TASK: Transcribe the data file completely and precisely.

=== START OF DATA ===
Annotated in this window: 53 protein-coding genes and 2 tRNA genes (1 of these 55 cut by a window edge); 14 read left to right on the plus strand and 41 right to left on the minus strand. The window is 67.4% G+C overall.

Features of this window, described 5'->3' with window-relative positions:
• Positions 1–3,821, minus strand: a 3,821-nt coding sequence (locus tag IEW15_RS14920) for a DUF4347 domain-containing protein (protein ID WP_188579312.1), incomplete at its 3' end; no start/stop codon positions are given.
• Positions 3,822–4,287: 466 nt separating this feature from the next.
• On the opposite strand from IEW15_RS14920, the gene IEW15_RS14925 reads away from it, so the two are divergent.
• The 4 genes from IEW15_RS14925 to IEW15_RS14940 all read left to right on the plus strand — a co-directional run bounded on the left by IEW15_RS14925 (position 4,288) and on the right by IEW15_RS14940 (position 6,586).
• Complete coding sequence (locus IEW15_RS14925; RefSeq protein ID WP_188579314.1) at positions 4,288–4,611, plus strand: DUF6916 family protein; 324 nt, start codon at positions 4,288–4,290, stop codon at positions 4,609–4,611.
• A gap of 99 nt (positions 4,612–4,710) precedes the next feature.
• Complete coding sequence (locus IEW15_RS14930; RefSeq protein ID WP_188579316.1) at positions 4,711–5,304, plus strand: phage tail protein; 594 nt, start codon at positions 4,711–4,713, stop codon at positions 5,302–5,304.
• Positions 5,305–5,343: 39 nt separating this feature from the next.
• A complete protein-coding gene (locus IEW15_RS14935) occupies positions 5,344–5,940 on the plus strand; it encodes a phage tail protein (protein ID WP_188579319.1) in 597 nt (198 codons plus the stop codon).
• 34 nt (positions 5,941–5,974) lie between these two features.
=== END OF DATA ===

Annotated in this window: 53 protein-coding genes and 2 tRNA genes (1 of these 55 cut by a window edge); 14 read left to right on the plus strand and 41 right to left on the minus strand. The window is 67.4% G+C overall.

Features of this window, described 5'->3' with window-relative positions:
• Positions 1–3,821, minus strand: a 3,821-nt coding sequence (locus tag IEW15_RS14920) for a DUF4347 domain-containing protein (protein ID WP_188579312.1), incomplete at its 3' end; no start/stop codon positions are given.
• Positions 3,822–4,287: 466 nt separating this feature from the next.
• On the opposite strand from IEW15_RS14920, the gene IEW15_RS14925 reads away from it, so the two are divergent.
• The 4 genes from IEW15_RS14925 to IEW15_RS14940 all read left to right on the plus strand — a co-directional run bounded on the left by IEW15_RS14925 (position 4,288) and on the right by IEW15_RS14940 (position 6,586).
• Complete coding sequence (locus IEW15_RS14925; RefSeq protein ID WP_188579314.1) at positions 4,288–4,611, plus strand: DUF6916 family protein; 324 nt, start codon at positions 4,288–4,290, stop codon at positions 4,609–4,611.
• A gap of 99 nt (positions 4,612–4,710) precedes the next feature.
• Complete coding sequence (locus IEW15_RS14930; RefSeq protein ID WP_188579316.1) at positions 4,711–5,304, plus strand: phage tail protein; 594 nt, start codon at positions 4,711–4,713, stop codon at positions 5,302–5,304.
• Positions 5,305–5,343: 39 nt separating this feature from the next.
• A complete protein-coding gene (locus IEW15_RS14935) occupies positions 5,344–5,940 on the plus strand; it encodes a phage tail protein (protein ID WP_188579319.1) in 597 nt (198 codons plus the stop codon).
• 34 nt (positions 5,941–5,974) lie between these two features.